On April 29, 2009, UN Special Tribunal for Lebanon pre-trial Judge Daniel Fransen ordered the release from prison of four Lebanese generals who had been implicated in the 2005 car bombing assassination of former Lebanese Prime Minister Rafik Hariri. The special tribunal convened on March 1 of this year and the UN took over the case against the four generals from the Lebanese government.
The four generals, who are considered pro-Syrian, were thought by the initial UN investigators and the Lebanese government to have been involved in a conspiracy hatched by Damascus to kill Hariri. However, as WMR previously reported, the evidence against Syria in the assassinations of Hariri and other leading Lebanese politicians was always flimsy. In fact, the assassinations of Lebanese leaders was cooked up by the Bush administration neo-conservatives and their allies in Jerusalem to force the withdrawal of Syrian forces from Lebanon.
In 2005, under pressure from the Bush administration, a UN investigative committee charged that Syrian and Lebanese intelligence were behind Hariri's assassination. Prior to the release of the four generals, Mohammad Zuhair al-Siddiq, a former Syrian intelligence officer, was arrested in the United Arab Emirates as a suspect in Hariri's assassination.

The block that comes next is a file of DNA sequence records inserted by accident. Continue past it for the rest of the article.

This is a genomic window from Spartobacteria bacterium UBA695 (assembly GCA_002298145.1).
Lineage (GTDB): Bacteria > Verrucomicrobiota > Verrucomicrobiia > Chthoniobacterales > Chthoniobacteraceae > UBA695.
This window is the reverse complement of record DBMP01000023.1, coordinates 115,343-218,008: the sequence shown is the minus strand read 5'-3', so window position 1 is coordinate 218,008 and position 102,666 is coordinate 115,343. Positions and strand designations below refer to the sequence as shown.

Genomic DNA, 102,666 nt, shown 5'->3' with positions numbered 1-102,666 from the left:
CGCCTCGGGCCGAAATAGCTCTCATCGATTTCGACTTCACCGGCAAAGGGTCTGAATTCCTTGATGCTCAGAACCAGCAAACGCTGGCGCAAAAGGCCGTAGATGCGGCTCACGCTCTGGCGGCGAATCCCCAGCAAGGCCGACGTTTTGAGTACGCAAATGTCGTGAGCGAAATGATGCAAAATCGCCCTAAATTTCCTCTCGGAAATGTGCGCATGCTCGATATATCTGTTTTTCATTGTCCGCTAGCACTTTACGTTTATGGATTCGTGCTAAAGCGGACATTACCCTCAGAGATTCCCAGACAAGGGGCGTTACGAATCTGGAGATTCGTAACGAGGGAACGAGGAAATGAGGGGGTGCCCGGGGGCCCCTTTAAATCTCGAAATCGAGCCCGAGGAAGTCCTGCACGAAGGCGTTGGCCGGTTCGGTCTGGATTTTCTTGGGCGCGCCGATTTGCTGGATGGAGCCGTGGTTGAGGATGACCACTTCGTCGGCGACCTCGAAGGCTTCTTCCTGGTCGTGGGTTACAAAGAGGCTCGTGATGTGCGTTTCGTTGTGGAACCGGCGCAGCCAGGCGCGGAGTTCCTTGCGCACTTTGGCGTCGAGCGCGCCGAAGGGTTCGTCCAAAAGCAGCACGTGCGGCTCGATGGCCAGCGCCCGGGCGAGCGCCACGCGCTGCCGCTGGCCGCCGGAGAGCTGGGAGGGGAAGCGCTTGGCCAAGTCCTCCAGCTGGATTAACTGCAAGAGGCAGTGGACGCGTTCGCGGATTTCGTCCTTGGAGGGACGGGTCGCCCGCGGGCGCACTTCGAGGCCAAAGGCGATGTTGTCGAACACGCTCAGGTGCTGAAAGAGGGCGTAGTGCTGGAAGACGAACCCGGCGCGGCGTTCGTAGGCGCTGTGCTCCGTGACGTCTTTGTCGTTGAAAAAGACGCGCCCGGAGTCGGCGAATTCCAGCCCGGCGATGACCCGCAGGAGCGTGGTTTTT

The four Lebanese generals released were Jamil Sayyad, the chief of Lebanese General Security under the Syrian occupation; Ali al-Hajj, the former chief of the Internal Security Forces; Raymond Azar, the former head of Lebanese Army intelligence; and Mustafa Hamdan, the chief of the Presidential Guard under then-President Emile Lahoud. They were held for four years in prison without charges being brought or even being questioned by prosecutors.
Chief UN prosecutor Daniel Bellemare asked Fransen to drop the case against the "four generals" because a key witness against them retracted his testimony, causing the case to collapse.
Lebanon's Hezbollah welcomed the release of the four generals.
In December 2008, the UN Special Tribunal in a report to the UN Security Council, stated: "Those responsible for the attacks were professional and took extensive measures to cover their tracks and hide their identity. Much of the Commission's activity at this point . . . focuses on piercing this smokescreen to get at the truth."